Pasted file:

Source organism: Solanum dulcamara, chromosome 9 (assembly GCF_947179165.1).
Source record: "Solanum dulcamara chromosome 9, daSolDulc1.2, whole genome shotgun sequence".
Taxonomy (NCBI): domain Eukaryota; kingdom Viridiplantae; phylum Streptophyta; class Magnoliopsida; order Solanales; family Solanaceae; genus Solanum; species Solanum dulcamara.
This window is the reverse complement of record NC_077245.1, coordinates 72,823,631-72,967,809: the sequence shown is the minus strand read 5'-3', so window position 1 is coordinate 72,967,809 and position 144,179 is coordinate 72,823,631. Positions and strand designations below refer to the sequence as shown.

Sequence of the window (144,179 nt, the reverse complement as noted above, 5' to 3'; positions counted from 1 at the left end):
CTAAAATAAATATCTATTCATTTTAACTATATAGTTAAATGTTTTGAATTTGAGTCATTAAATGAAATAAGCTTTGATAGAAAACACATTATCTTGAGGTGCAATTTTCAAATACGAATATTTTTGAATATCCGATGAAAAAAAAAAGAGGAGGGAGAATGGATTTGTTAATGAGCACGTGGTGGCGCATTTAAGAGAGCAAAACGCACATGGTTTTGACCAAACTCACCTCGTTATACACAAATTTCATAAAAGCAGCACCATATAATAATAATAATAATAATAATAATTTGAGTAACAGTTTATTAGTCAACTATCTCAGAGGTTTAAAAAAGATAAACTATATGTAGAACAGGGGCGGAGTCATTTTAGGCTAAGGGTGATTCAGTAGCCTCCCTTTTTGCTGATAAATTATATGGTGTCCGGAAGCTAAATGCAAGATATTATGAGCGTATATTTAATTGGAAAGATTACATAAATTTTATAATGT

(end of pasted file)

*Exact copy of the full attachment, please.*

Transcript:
Source organism: Solanum dulcamara, chromosome 9 (assembly GCF_947179165.1).
Source record: "Solanum dulcamara chromosome 9, daSolDulc1.2, whole genome shotgun sequence".
Taxonomy (NCBI): domain Eukaryota; kingdom Viridiplantae; phylum Streptophyta; class Magnoliopsida; order Solanales; family Solanaceae; genus Solanum; species Solanum dulcamara.
This window is the reverse complement of record NC_077245.1, coordinates 72,823,631-72,967,809: the sequence shown is the minus strand read 5'-3', so window position 1 is coordinate 72,967,809 and position 144,179 is coordinate 72,823,631. Positions and strand designations below refer to the sequence as shown.

Sequence of the window (144,179 nt, the reverse complement as noted above, 5' to 3'; positions counted from 1 at the left end):
CTAAAATAAATATCTATTCATTTTAACTATATAGTTAAATGTTTTGAATTTGAGTCATTAAATGAAATAAGCTTTGATAGAAAACACATTATCTTGAGGTGCAATTTTCAAATACGAATATTTTTGAATATCCGATGAAAAAAAAAAGAGGAGGGAGAATGGATTTGTTAATGAGCACGTGGTGGCGCATTTAAGAGAGCAAAACGCACATGGTTTTGACCAAACTCACCTCGTTATACACAAATTTCATAAAAGCAGCACCATATAATAATAATAATAATAATAATAATTTGAGTAACAGTTTATTAGTCAACTATCTCAGAGGTTTAAAAAAGATAAACTATATGTAGAACAGGGGCGGAGTCATTTTAGGCTAAGGGTGATTCAGTAGCCTCCCTTTTTGCTGATAAATTATATGGTGTCCGGAAGCTAAATGCAAGATATTATGAGCGTATATTTAATTGGAAAGATTACATAAATTTTATAATGT